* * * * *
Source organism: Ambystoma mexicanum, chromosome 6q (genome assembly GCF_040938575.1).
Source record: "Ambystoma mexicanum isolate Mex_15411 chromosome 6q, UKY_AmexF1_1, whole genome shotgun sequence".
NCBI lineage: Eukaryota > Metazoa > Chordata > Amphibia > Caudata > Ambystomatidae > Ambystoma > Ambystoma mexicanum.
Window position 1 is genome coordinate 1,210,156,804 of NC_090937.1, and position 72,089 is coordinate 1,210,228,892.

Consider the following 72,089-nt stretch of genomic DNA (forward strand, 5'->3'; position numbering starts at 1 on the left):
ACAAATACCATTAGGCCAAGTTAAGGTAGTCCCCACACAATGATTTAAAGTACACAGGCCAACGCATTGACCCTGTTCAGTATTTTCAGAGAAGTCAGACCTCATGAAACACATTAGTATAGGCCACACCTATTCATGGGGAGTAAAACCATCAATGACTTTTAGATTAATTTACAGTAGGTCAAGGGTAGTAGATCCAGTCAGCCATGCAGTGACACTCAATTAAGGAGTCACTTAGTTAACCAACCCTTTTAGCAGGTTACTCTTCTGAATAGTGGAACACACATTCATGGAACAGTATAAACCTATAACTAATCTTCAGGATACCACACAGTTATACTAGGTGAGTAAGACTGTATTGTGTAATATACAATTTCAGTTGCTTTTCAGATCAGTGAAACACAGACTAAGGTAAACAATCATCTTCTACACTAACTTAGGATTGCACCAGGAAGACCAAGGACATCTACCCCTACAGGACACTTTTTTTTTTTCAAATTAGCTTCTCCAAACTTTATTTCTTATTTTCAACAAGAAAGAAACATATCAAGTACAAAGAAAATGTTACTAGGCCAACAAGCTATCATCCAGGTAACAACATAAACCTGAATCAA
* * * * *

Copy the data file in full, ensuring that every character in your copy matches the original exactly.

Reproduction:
Source organism: Ambystoma mexicanum, chromosome 6q (genome assembly GCF_040938575.1).
Source record: "Ambystoma mexicanum isolate Mex_15411 chromosome 6q, UKY_AmexF1_1, whole genome shotgun sequence".
NCBI lineage: Eukaryota > Metazoa > Chordata > Amphibia > Caudata > Ambystomatidae > Ambystoma > Ambystoma mexicanum.
Window position 1 is genome coordinate 1,210,156,804 of NC_090937.1, and position 72,089 is coordinate 1,210,228,892.

Consider the following 72,089-nt stretch of genomic DNA (forward strand, 5'->3'; position numbering starts at 1 on the left):
ACAAATACCATTAGGCCAAGTTAAGGTAGTCCCCACACAATGATTTAAAGTACACAGGCCAACGCATTGACCCTGTTCAGTATTTTCAGAGAAGTCAGACCTCATGAAACACATTAGTATAGGCCACACCTATTCATGGGGAGTAAAACCATCAATGACTTTTAGATTAATTTACAGTAGGTCAAGGGTAGTAGATCCAGTCAGCCATGCAGTGACACTCAATTAAGGAGTCACTTAGTTAACCAACCCTTTTAGCAGGTTACTCTTCTGAATAGTGGAACACACATTCATGGAACAGTATAAACCTATAACTAATCTTCAGGATACCACACAGTTATACTAGGTGAGTAAGACTGTATTGTGTAATATACAATTTCAGTTGCTTTTCAGATCAGTGAAACACAGACTAAGGTAAACAATCATCTTCTACACTAACTTAGGATTGCACCAGGAAGACCAAGGACATCTACCCCTACAGGACACTTTTTTTTTTTCAAATTAGCTTCTCCAAACTTTATTTCTTATTTTCAACAAGAAAGAAACATATCAAGTACAAAGAAAATGTTACTAGGCCAACAAGCTATCATCCAGGTAACAACATAAACCTGAATCAA